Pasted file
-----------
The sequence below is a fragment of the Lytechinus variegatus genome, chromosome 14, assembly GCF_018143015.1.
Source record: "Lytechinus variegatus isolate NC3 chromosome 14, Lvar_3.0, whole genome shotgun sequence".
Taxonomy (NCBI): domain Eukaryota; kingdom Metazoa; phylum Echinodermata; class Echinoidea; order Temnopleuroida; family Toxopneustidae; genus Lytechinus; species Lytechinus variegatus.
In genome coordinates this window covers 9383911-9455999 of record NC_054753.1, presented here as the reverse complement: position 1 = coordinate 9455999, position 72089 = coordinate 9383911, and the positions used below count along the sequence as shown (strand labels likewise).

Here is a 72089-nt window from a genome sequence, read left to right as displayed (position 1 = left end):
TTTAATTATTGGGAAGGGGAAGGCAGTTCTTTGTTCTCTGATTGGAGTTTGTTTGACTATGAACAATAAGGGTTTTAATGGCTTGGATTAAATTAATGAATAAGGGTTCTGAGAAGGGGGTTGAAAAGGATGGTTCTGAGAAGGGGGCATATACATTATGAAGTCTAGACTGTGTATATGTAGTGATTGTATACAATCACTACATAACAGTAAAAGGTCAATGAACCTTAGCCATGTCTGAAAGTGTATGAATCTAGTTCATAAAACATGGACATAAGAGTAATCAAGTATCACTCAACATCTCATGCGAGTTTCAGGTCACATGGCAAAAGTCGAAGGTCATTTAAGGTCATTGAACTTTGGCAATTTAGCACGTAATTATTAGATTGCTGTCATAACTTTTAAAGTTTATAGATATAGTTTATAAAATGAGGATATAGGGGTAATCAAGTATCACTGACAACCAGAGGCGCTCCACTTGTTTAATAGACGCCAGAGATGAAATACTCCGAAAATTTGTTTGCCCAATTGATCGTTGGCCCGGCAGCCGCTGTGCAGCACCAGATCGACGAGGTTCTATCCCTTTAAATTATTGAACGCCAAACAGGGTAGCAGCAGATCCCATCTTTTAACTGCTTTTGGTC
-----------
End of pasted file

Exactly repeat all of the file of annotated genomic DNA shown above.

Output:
The sequence below is a fragment of the Lytechinus variegatus genome, chromosome 14, assembly GCF_018143015.1.
Source record: "Lytechinus variegatus isolate NC3 chromosome 14, Lvar_3.0, whole genome shotgun sequence".
Taxonomy (NCBI): domain Eukaryota; kingdom Metazoa; phylum Echinodermata; class Echinoidea; order Temnopleuroida; family Toxopneustidae; genus Lytechinus; species Lytechinus variegatus.
In genome coordinates this window covers 9383911-9455999 of record NC_054753.1, presented here as the reverse complement: position 1 = coordinate 9455999, position 72089 = coordinate 9383911, and the positions used below count along the sequence as shown (strand labels likewise).

Here is a 72089-nt window from a genome sequence, read left to right as displayed (position 1 = left end):
TTTAATTATTGGGAAGGGGAAGGCAGTTCTTTGTTCTCTGATTGGAGTTTGTTTGACTATGAACAATAAGGGTTTTAATGGCTTGGATTAAATTAATGAATAAGGGTTCTGAGAAGGGGGTTGAAAAGGATGGTTCTGAGAAGGGGGCATATACATTATGAAGTCTAGACTGTGTATATGTAGTGATTGTATACAATCACTACATAACAGTAAAAGGTCAATGAACCTTAGCCATGTCTGAAAGTGTATGAATCTAGTTCATAAAACATGGACATAAGAGTAATCAAGTATCACTCAACATCTCATGCGAGTTTCAGGTCACATGGCAAAAGTCGAAGGTCATTTAAGGTCATTGAACTTTGGCAATTTAGCACGTAATTATTAGATTGCTGTCATAACTTTTAAAGTTTATAGATATAGTTTATAAAATGAGGATATAGGGGTAATCAAGTATCACTGACAACCAGAGGCGCTCCACTTGTTTAATAGACGCCAGAGATGAAATACTCCGAAAATTTGTTTGCCCAATTGATCGTTGGCCCGGCAGCCGCTGTGCAGCACCAGATCGACGAGGTTCTATCCCTTTAAATTATTGAACGCCAAACAGGGTAGCAGCAGATCCCATCTTTTAACTGCTTTTGGTC